A Fort Bend County, Texas, jury recently meted out its own lesson on journalistic responsibility, awarding $1.1 million to an East Texas man who claimed that the Fort Bend Star newspaper defamed him and injured his reputation in a front-page story it published in 2003.
But the newspaper could have forgone the expensive tutorial had it only printed a retraction, says John Zavitsanos, of Houston’s Ahmad Zavitsanos & Anaipakos law firm, which represented the plaintiff.
Wade Brady sued the Star and journalist LeaAnn Klentzman about the front-page story that described alleged tape-recorded meetings between Brady's father, Fort Bend County Sheriff’s Deputy Craig Brady, and deputies involved in a traffic stop that ended with Wade Brady being ticketed as a minor in possession of alcohol.
Wade Brady’s libel suit followed, alleging that Klentzman’s story gave “a false and defamatory impression of the plaintiff" and injured Wade Brady's reputation. The complaint also alleged that Klentzman did not interview any of the three officers involved in the traffic stop, "fabricated many of the statements in the article," and purposely failed to note that Wade Brady was found innocent of the alcohol charge at a 2002 jury trial.
In the libel case, Wade Brady has already obtained a successful ruling at the appellate court level in a mid-case appeal. The defendants say they intend to appeal the matter further.
The Fort Bend County libel case could serve as a tutorial for any publication or journalist on the potential costs of journalistic irresponsibility.
May 13, 2011 by client-news at 12:28:34 pm Employment Lawyer Amy Davis: Social media can erode workplace civility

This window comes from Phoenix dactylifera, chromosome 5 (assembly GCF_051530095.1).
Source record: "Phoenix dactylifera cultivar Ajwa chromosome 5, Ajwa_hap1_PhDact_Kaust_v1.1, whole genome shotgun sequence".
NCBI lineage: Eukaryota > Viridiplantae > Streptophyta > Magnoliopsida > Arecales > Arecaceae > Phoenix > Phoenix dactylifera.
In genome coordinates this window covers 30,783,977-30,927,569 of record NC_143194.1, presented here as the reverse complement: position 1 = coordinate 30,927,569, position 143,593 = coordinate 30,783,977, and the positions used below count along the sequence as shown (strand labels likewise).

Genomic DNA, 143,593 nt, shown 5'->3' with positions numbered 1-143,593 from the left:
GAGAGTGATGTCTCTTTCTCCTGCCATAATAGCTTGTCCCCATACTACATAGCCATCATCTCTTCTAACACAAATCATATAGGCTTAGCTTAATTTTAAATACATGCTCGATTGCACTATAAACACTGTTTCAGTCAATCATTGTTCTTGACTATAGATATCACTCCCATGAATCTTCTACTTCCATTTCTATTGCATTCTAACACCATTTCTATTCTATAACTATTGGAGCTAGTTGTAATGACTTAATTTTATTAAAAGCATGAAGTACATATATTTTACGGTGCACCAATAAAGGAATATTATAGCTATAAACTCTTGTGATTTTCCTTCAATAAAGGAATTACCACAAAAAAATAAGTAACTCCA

Just a few years ago, the Facebook term “unfriend” was named the New Oxford American Dictionary’s verb of the year, demonstrating the omnipresence of social media.
A more recent example of how that power can be abused was the firing of a Houston-area teacher who admitted that she created a false Facebook page to even a score with one of her co-workers.
Amy Davis, an employment lawyer at Dallas’ Rose●Walker law firm, says that the case of 26-year-old Spring ISD teacher Lily Chau should be a wakeup call to both public- and private-sector employers to develop and implement social media policies.
“Employers have a responsibility to protect their employees from harassment in the workplace,” says Davis. “Unfortunately, the ubiquity of social media networks means that the boundaries of the workplace have expanded almost infinitely.”
It seems Facebook, Twitter, LinkedIn and other social media have made the notion of boundaries seem as obsolete as the Edsel.
Mobile connectedness has a well-documented tendency to erode fundamental human courtesies.
Davis says that the dissolution of social boundaries and common courtesy can mean trouble for employers if a company knows, or knew, about harassment, but doesn’t take steps to stop it. That’s particularly the case if it involves sexually oriented content or is motivated by a person’s gender, race, religion or other protected status.
Perhaps when Facebook-fueled incivility dies down, employers can again “friend” social media.